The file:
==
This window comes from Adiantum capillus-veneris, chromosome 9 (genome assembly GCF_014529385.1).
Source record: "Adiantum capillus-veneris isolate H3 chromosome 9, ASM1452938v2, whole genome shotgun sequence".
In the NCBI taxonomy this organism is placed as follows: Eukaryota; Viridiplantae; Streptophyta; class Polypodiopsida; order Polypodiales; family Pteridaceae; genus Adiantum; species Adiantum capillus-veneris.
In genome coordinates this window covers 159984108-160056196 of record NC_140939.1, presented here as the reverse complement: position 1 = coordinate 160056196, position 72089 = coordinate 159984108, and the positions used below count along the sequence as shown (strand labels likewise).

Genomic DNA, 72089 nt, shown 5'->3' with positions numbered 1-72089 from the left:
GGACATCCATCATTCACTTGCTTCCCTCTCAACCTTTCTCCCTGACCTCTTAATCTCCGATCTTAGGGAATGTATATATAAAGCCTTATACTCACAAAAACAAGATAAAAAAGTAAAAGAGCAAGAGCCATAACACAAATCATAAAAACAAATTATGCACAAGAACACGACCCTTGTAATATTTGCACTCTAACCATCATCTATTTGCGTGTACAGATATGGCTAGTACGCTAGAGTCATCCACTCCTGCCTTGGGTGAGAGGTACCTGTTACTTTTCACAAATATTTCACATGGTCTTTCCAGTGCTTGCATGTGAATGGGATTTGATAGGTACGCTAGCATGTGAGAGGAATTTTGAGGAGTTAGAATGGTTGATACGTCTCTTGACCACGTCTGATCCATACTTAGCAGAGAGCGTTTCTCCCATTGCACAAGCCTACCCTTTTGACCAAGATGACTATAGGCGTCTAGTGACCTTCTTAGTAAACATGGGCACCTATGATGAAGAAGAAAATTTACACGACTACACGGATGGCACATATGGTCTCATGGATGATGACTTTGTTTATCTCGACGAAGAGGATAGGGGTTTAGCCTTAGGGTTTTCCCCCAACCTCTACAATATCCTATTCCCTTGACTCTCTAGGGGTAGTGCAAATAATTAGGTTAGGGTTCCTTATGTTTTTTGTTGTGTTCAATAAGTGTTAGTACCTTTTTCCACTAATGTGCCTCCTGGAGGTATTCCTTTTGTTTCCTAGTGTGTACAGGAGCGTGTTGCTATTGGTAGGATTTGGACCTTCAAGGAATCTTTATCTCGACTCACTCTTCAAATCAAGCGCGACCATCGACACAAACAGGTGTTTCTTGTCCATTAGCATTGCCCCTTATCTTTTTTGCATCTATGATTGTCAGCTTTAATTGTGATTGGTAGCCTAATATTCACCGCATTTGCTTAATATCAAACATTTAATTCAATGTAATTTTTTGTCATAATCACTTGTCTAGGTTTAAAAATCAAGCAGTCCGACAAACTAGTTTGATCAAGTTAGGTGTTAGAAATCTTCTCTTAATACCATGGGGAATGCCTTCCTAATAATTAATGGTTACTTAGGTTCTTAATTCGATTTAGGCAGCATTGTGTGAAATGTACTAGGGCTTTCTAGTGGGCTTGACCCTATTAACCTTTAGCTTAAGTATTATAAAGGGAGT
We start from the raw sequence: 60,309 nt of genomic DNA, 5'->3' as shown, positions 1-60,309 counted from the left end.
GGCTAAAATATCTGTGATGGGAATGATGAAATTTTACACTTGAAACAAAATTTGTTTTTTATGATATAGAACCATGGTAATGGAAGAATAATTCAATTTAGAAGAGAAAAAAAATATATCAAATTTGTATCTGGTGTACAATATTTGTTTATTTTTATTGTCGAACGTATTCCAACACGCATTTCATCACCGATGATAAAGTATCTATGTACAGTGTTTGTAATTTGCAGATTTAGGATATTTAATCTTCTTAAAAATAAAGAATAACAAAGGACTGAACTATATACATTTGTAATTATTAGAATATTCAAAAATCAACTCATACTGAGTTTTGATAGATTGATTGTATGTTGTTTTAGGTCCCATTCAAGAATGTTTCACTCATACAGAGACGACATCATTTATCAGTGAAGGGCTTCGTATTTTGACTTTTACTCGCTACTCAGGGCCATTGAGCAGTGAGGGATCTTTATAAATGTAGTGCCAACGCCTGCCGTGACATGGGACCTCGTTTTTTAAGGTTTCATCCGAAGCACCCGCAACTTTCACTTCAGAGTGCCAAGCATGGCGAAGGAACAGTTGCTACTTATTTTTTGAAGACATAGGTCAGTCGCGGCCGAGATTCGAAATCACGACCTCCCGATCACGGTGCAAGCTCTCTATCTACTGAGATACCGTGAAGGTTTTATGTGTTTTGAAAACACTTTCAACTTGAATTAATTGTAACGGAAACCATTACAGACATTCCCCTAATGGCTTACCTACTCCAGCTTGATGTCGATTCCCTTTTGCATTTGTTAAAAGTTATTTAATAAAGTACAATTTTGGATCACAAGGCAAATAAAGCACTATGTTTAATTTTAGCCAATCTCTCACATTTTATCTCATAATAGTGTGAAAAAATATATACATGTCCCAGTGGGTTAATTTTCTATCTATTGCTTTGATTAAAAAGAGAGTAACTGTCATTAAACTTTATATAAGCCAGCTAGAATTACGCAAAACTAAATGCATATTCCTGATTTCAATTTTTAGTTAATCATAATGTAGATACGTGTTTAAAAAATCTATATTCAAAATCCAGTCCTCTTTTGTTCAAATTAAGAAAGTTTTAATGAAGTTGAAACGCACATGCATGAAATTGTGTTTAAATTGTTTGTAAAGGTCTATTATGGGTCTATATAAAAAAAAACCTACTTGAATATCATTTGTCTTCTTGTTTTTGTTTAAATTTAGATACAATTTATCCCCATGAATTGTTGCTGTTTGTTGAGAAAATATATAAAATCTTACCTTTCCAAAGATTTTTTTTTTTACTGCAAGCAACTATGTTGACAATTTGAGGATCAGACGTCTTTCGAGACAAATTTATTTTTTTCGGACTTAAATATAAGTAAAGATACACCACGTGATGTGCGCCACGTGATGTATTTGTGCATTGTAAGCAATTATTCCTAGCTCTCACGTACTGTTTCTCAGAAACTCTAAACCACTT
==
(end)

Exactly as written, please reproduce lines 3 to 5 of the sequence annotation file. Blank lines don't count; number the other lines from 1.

In the NCBI taxonomy this organism is placed as follows: Eukaryota; Viridiplantae; Streptophyta; class Polypodiopsida; order Polypodiales; family Pteridaceae; genus Adiantum; species Adiantum capillus-veneris.
In genome coordinates this window covers 159984108-160056196 of record NC_140939.1, presented here as the reverse complement: position 1 = coordinate 160056196, position 72089 = coordinate 159984108, and the positions used below count along the sequence as shown (strand labels likewise).

Genomic DNA, 72089 nt, shown 5'->3' with positions numbered 1-72089 from the left: